One hundred and sixteen


1987 by Philip-Lorca diCorcia

diCorcia’s astute eye for colour and composition in everyday life is manipulated to the full in Igor. We have cold steel, silver & grey, in a multitude of reflective layers; the shining pole that stands out from the background is almost hyper-real, and the sheets of metal that form the space behind are high-lighted with the wonderful streak of light formed by the passing train behind. This screaming of light in the dark through the window, emphasised with the blur of speed, is almost chillingly atmospheric, yet possesses a beautiful aestheticism in its futurist bands that change according to the material background across the back of the photograph. This sense of flat backing perspective is given more dramatic emphasis with the angle we view our figure from; he is looming and slightly out of proportion: a huge hand clutching a leg, a small head almost awkwardly leaning back. In his other hand he clutches a bulging bag containing a goldfish; captured stone-still he holds it out to us, his arm in a right-angle, the fish a whisper of orange in its shining translucence that echoes the highlights behind. This orange is picked out with the metro seats that emerge from the right; the everyday orange and yellow now appearing as a deliberate tonal migration, a pantone card among all this grey. Such colour encased in metal, as the goldfish is enclosed, is reflective of meaning in this photograph. These carriages become an emblematic cage of the monotony of everyday working life; we are trapped, no different to a goldfish swimming in a bag.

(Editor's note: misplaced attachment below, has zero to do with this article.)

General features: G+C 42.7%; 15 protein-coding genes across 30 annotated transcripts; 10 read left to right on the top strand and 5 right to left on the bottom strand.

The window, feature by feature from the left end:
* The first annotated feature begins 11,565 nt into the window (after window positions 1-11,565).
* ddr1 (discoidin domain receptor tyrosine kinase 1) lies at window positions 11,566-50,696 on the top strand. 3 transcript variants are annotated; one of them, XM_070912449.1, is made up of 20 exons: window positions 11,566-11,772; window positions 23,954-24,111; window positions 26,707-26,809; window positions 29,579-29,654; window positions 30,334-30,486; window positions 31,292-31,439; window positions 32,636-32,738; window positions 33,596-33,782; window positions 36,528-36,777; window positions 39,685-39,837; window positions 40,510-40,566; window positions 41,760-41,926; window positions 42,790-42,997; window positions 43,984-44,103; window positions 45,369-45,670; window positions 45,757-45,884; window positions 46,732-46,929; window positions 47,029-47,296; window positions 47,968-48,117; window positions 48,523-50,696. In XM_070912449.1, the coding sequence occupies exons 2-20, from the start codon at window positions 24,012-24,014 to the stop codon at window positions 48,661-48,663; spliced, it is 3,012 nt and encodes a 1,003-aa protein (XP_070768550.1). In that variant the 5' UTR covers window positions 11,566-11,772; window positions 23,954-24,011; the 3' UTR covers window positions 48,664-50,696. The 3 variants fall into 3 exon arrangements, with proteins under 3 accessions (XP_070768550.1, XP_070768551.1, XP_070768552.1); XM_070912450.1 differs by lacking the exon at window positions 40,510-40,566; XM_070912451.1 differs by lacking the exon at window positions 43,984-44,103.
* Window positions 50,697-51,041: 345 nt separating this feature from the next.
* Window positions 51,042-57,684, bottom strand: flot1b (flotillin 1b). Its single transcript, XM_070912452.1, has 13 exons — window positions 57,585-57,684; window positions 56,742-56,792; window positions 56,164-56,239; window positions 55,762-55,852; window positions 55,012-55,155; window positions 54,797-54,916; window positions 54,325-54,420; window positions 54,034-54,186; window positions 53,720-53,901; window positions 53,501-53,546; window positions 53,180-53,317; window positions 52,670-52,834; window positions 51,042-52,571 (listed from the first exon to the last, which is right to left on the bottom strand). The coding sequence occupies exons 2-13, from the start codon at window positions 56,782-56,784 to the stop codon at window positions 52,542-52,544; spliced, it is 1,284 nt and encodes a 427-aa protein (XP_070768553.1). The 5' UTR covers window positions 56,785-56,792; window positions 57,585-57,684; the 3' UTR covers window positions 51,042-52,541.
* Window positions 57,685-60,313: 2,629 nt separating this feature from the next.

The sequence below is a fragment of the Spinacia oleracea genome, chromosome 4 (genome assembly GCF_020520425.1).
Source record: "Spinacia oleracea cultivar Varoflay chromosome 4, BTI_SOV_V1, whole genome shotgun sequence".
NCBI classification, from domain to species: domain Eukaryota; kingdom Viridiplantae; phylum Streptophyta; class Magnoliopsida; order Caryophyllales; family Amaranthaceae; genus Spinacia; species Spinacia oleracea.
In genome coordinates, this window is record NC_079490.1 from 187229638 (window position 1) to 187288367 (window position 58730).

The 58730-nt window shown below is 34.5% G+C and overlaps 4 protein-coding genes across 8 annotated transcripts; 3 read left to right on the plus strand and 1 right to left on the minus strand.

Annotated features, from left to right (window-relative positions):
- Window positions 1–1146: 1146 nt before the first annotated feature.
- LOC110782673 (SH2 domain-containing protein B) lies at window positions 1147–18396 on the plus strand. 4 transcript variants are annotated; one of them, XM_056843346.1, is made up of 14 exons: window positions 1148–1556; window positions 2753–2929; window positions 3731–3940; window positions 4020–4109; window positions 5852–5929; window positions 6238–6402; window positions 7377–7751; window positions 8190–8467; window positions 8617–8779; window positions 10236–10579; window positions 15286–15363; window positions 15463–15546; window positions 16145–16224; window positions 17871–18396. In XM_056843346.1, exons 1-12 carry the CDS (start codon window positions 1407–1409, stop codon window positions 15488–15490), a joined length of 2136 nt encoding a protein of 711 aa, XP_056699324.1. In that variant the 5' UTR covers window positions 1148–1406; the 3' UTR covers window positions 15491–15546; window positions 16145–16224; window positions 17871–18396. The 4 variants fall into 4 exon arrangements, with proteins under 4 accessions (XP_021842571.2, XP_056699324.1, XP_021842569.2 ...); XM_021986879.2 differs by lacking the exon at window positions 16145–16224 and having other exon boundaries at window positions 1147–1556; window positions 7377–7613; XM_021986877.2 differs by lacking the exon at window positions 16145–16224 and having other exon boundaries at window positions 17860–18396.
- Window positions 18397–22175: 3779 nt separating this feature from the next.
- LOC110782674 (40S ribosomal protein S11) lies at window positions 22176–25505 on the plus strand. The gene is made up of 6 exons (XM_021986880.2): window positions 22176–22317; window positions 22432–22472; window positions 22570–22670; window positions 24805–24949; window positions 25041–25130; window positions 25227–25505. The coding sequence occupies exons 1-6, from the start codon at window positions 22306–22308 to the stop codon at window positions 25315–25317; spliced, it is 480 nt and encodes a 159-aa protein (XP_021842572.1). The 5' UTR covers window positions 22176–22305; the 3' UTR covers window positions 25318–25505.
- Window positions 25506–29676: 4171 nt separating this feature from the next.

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Filed under Twentieth-Century

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